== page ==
Shizhao, Wikimedia CommonsThe University of Cambridge is offering a pretty sweet gig to a European national hoping to get a PhD. Currently the school is looking to fill an industrial, fully-funded 3.5-year PhD studentship to study the fundamentals of heat-stable chocolate.
According to the university's website, the studentship will be based in the Department of Chemical Engineering & Biotechnology and will be co-supervised by Prof. Malcolm Bolton (Geotechnical Engineering), Prof. Eugene Terentjev (Soft Matter Physics) and Dr Ian Wilson (Chemical Engineering). However, because of funding regulations, the position is only available to EU nationals.
The project will investigate the factors which allow chocolate, which has a melting point close to that of the human body, to remain solid and retain qualities sought by consumers when it is stored and sold in warm climates. The project sponsor has existing technology in this field and the project will develop a fundamental understanding of the area which extends beyond the industrial need. The project is mainly experimental and will employ rheological and analytical methods from a range of engineering and physical science disciplines. Theoretical aspects will require good mathematical skills. The supervisors have extensive experience in studying soft solids, including foods.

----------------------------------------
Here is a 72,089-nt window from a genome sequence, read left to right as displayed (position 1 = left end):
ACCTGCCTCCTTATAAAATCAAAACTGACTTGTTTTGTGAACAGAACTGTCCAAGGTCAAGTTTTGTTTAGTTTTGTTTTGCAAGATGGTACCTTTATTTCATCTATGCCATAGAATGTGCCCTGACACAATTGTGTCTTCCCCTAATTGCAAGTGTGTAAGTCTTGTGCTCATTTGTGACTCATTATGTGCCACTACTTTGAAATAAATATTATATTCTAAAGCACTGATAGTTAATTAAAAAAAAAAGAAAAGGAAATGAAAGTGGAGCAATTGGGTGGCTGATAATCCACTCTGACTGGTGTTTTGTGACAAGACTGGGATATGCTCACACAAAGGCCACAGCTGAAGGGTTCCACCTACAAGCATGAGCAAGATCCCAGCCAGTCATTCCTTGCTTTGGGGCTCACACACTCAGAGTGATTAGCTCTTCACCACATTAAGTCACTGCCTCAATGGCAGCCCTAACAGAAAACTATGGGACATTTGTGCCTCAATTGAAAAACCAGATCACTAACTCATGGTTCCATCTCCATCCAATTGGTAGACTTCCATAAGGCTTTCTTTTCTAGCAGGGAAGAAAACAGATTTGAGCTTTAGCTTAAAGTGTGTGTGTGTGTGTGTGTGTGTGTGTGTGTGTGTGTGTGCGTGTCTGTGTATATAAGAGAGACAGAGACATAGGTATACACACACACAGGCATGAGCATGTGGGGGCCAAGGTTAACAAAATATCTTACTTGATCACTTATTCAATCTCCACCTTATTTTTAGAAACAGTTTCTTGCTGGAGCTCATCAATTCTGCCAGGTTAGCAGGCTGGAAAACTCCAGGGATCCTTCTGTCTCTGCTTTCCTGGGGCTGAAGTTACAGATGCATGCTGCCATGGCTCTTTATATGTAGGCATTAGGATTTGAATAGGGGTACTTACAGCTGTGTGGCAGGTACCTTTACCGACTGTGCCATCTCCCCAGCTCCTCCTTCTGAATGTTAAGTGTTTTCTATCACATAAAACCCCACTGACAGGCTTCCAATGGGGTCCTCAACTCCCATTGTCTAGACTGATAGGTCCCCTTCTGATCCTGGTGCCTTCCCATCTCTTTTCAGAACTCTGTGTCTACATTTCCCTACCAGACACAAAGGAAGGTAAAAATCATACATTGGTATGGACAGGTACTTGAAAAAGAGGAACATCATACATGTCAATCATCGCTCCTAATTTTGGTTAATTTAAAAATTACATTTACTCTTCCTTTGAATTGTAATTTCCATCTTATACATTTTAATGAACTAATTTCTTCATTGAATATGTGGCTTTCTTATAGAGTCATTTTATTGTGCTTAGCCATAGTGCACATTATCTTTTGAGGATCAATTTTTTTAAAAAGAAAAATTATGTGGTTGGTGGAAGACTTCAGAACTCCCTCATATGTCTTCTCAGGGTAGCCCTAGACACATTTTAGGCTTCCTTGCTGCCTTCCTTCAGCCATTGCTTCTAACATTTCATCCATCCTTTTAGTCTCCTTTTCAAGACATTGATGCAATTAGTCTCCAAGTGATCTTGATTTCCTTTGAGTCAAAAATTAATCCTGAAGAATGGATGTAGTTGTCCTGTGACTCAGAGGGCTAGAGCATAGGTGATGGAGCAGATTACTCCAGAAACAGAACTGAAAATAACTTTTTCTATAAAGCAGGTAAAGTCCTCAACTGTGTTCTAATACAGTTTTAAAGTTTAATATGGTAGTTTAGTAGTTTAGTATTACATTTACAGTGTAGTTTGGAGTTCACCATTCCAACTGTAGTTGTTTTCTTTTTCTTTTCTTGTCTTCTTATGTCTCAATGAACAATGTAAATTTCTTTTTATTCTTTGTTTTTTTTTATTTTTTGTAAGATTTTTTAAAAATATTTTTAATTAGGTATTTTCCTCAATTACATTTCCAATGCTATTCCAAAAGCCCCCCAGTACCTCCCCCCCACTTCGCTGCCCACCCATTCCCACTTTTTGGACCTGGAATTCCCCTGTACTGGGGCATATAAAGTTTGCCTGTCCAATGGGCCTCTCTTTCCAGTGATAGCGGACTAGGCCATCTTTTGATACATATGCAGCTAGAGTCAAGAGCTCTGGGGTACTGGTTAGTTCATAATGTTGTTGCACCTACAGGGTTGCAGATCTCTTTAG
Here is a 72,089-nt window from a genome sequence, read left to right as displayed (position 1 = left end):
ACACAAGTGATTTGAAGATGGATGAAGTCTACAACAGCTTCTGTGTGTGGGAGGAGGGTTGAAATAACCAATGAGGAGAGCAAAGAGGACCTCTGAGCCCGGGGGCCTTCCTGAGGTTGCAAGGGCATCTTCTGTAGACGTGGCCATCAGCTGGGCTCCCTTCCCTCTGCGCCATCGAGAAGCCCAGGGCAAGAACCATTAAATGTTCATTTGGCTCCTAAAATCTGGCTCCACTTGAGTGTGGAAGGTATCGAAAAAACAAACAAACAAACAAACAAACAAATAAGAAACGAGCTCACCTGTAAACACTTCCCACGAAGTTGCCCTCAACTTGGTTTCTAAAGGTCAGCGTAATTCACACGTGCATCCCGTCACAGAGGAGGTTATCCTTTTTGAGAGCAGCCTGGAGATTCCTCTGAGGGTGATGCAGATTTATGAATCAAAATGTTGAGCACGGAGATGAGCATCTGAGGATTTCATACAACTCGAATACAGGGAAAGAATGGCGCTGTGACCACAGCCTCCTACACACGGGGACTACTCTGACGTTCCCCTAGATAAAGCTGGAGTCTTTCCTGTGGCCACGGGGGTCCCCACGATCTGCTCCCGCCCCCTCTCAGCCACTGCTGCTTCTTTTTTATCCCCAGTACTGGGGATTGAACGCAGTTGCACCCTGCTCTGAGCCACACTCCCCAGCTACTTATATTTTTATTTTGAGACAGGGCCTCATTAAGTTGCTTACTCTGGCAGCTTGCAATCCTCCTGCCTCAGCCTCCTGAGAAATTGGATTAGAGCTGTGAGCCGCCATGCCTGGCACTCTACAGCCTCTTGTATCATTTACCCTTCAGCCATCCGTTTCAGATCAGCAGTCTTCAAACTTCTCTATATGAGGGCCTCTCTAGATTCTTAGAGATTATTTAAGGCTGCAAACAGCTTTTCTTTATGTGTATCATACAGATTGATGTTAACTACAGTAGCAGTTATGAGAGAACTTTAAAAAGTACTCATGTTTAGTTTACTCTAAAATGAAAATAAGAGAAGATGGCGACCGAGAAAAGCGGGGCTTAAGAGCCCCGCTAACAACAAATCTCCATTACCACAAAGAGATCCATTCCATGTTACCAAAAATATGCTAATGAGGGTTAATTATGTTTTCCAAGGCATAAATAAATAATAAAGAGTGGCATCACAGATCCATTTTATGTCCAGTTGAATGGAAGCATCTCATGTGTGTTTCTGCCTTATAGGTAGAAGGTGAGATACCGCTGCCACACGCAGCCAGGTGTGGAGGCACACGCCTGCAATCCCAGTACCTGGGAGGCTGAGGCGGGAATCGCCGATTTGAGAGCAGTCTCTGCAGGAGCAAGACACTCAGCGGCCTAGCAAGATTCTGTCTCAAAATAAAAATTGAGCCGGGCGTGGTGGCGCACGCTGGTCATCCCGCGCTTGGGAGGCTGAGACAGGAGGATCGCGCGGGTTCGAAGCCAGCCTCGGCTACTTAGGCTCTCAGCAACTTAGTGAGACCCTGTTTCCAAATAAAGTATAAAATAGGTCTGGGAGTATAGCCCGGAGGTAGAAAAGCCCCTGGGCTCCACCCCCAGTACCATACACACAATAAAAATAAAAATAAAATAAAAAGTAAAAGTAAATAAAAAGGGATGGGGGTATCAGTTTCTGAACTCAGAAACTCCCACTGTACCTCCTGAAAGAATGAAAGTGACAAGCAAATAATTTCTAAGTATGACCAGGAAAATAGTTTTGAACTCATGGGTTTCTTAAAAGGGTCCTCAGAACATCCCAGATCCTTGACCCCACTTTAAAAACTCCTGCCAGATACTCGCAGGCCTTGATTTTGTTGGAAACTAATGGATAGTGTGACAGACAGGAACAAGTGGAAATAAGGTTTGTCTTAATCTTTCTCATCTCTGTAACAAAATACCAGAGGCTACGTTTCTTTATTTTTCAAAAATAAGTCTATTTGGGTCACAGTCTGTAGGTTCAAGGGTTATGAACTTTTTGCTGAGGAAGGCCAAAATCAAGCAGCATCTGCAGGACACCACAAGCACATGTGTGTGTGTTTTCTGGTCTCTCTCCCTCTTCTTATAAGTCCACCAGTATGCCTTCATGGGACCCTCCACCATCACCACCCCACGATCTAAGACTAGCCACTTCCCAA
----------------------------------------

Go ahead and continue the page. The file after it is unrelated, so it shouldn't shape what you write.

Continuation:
The desired start date is January 2015.
More information about requirements and how to apply can be found here.
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